Chapter 3 verse 8 identifies "this" ministry as a ministry of the Spirit; the Spirit who is the Comforter; the one who empowers us for this ministry. The Spirit makes us bold in "this" ministry. 3:12 says, "Therefore, since we have such a hope, we are very bold!” In 3:17-18, we read that we also have freedom through the Spirit both to turn to the Lord and also to be transformed into his moral and spiritual likeness. All this comes from the Lord who, as Paul says in 3:18, "is the Spirit." Therefore, since this ministry is one of righteousness, reconciliation, and the Spirit, we can conclude that it is a ministry which is concerned with relationship. Specifically, it is concerned with our relationship with God the Father, through the saving work of Jesus Christ, in the power of the Holy Spirit. And since we have this ministry through God's mercy... we do not lose heart, for it is the most precious treasure we could ever possess.
This man named Gene Packwood that you claim as your priest today; your rector or your incumbent, is not here to do this ministry for you. Listen to Paul's words, "since through God's mercy we have this ministry." The letter itself is not addressed to an individual in the congregation, and it is certainly not addressed to the rector or the incumbent. It is addressed to the whole church of God in Corinth and to all the saints throughout that region. And by extension as the Word of God, it is addressed to each and every one of us here. "This ministry" is not the exclusive territory of clergy; it is the responsibility of the whole Church. Gene's role is to be a sign of this ministry in your midst; a visible reminder of what God is calling the people of St. Barnabas to. And he will be this sign in your midst in three ways that are identified in this passage from II Cor. 4.
First of all, through his preaching. Paul says in 4:5, "For we do not preach ourselves, but Jesus Christ as Lord…” The word that Paul uses for "preach" doesn't refer to standing up on Sunday morning and delivering a sermon, although that can be part of it. It is a word that means to proclaim or to herald. In the context of this ministry, we proclaim Jesus as Lord, not only with our lips but through our actions as well. Gene should therefore be a sign of proclamation in your midst by all that he says and does. I know he will do this because it was during my internship time with him that he taught me that I have to strive to be sinless because the devil looks for whatever cracks he can find so that he can tear us apart when he sees that we have set our hearts on "this" ministry. Walking the walk should proclaim the same message as talking the talk.
The second way that he will be a sign in your midst is that the content of the message that he proclaims should be "Jesus as Lord." This also we see in 4:5. I have great confidence that he is not very likely to deviate from this message. The first time I ever met Gene was in my home congregation of St. Cyprian's, Didsbury. Gene was a guest preacher one Sunday and he was telling us about a document signed a hundred or so years ago that stated five fundamentals of the Christian faith and that people who ascribe to this document are what we call Christian fundamentalists. Just as people were starting to form stereotyped images of such people in their minds, Gene dropped a bomb shell on us. He asked how many of us believed the Creed that we recited each week. When everybody put up their hand, he declared that we were all at least 80% fundamentalist as 4 out of 5 statements on the document are contained in the creeds. I know that Gene Packwood takes his creeds very seriously and therefore is at least 80% fundamentalist himself. As such, I have great confidence that he will always proclaim Jesus as Lord.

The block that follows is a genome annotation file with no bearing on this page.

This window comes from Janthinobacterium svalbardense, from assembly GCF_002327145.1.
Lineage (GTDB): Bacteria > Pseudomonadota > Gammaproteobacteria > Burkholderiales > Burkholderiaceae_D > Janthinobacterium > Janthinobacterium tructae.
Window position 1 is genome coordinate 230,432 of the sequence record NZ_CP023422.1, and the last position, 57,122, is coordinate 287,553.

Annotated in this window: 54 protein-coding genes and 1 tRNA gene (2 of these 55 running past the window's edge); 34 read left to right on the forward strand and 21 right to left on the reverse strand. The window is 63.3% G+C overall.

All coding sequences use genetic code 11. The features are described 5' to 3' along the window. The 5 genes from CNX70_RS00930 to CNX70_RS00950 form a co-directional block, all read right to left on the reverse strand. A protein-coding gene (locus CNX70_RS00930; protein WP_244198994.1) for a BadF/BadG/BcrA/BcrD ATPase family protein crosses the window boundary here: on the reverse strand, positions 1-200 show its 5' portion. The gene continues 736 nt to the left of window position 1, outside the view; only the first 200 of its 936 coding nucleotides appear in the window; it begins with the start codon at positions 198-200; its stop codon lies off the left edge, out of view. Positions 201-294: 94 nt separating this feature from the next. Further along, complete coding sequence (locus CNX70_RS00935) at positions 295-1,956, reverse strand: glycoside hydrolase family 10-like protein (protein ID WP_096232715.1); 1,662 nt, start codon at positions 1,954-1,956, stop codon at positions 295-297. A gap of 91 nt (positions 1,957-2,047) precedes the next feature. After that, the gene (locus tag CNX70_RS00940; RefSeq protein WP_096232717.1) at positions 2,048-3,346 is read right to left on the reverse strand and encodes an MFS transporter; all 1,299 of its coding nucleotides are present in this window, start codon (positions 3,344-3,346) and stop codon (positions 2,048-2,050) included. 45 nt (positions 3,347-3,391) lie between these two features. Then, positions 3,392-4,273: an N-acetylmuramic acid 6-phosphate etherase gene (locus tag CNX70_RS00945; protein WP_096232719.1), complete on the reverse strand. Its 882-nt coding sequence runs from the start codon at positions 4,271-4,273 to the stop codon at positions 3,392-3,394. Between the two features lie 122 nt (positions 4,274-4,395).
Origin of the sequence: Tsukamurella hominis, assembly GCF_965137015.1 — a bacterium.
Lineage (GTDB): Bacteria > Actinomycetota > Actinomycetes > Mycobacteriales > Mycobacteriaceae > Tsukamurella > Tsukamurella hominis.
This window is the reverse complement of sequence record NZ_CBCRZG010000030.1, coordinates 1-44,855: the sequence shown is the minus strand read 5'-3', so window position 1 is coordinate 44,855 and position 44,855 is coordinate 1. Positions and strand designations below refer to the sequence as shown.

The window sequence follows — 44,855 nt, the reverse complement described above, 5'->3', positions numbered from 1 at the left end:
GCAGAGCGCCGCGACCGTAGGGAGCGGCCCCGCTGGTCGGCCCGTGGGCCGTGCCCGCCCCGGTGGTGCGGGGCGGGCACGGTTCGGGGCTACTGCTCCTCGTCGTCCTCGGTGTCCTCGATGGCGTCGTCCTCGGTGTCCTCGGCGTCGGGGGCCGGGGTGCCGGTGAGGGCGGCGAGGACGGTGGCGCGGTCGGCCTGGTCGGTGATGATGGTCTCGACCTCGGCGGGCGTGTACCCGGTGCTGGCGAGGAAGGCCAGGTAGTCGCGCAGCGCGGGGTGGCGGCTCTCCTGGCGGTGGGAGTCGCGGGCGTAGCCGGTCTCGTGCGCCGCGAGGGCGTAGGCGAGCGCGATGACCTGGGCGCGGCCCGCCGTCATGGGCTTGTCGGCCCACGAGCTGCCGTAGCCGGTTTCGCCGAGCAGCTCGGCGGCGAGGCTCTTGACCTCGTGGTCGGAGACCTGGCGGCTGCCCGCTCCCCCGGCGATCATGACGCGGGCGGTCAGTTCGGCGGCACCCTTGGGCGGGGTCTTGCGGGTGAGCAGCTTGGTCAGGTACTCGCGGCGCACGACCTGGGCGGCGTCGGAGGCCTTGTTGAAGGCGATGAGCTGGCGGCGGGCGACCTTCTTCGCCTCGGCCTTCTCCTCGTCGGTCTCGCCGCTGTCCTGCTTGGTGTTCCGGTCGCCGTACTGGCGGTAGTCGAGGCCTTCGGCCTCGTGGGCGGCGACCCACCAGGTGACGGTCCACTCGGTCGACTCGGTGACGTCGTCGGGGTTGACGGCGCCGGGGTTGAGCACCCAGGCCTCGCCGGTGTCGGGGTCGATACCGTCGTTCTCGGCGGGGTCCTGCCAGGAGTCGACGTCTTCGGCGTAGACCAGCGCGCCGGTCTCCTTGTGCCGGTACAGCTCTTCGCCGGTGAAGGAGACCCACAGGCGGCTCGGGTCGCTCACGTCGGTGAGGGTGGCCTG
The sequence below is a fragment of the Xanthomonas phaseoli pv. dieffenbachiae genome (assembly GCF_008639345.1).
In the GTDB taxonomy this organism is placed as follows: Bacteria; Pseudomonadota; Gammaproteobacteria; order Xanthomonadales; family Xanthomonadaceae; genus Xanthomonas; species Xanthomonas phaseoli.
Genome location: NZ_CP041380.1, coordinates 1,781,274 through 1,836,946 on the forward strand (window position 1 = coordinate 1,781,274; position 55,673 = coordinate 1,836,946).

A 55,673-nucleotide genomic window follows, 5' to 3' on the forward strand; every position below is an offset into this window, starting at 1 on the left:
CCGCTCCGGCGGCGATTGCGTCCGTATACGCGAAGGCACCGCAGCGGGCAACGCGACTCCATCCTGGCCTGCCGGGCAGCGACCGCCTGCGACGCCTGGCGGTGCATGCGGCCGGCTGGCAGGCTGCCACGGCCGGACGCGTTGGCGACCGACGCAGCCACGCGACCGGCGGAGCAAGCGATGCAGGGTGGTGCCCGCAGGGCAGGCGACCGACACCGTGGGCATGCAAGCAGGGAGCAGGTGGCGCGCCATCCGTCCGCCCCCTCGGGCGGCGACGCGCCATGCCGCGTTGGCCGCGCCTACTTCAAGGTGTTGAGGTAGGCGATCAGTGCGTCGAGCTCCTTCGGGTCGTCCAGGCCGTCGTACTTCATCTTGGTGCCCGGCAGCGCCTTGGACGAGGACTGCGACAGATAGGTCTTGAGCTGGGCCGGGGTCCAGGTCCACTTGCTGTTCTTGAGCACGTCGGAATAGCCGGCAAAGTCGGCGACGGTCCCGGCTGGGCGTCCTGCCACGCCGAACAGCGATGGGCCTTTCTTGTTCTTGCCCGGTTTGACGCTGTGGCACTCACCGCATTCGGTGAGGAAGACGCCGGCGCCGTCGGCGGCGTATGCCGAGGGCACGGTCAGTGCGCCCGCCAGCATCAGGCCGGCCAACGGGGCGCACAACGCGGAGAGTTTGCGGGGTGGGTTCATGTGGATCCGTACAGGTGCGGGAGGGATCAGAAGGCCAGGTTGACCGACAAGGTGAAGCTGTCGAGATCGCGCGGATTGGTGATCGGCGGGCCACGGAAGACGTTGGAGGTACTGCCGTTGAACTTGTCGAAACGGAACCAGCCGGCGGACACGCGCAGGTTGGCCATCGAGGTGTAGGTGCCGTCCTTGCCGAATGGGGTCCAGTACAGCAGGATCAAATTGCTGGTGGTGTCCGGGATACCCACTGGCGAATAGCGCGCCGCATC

The third way that Gene will be a sign of this ministry in your midst will be in the way that he helps you to focus on the glory of God. Throughout chapters 3 and 4, Paul is very concerned with this word "glory;" and in 4:4 he connects the glory of Christ with the image of God, and in 4:6 he connects the glory of God with the face of Christ. I've seen Gene in action. He will try very hard to point you toward the glory of God. You'll hear this when he preaches, you will understand it when he teaches, you will love it when he sings about it, and you will be blessed by it when he prays with you. My favourite memory of Gene pointing to God's glory comes out of the middle of the eucharistic prayer, when in the Sanctus he raises his hands to God as he says "Holy, Holy, Holy, Lord God of Hosts..." I would always get this mental image of Isaiah's vision of seeing the Lord seated on a throne, high and exalted, and the train of his robe filling the temple, and the seraphs calling to each other saying, "Holy, holy, holy is the Lord Almighty; the whole earth is full of his glory."
And so these three ways of being a sign in your midst are connected; the proclamation of Jesus as Lord gives us access to the glory of God. This is what you can expect of Gene. This is how he is called to share in "this" ministry with you.
So what is his credential to do this? What gift is it that he brings that will allow him to be such a sign in your midst? It’s not that he'll be some sort of superman; his strength does not come from his abilities as a hospital visitor, social worker, or Bible teaching, guitar playing, tea drinker extrordinaire. In fact I happen to know he prefers coffee anyhow. His gifts come right out of "this" ministry that I have been talking about. He knows that "this" ministry is the greatest treasure he could ever possess. He also knows that its best expression does not come from his strengths, but through his weakness as a frail and fragile human being because this serves to point out that the power of "this" ministry is from God and not from us. And so Paul refers to this ministry that we express through our frailty in 4:7 as treasure in clay jars "to show that this all-surpassing power is from God and not from us."
You will be able to count on Gene Packwood to be a humble sign of "this" ministry in your midst because I know him to be well aware of his frailty and his dependence on God. Knowing these things, he will be able to encourage you by being a reminder that because we have "this" ministry we do not lose heart; through this ministry we have hope. As Paul says, "We are hard pressed on every side, but not crushed; perplexed, but not in despair; persecuted, but not abandoned; struck down, but not destroyed." You will hear Gene say and sing things like, "find me in the river, find me there; find me on my knees with my soul laid bare." And when you do find him pouring his heart out through his weakness, don't pity him and don't lose heart. Join him, and thank God for the precious treasure he has given you--the treasure of "this" ministry that is yours through God's mercy.
In the Name of God, Father, Son and Holy Spirit. Amen.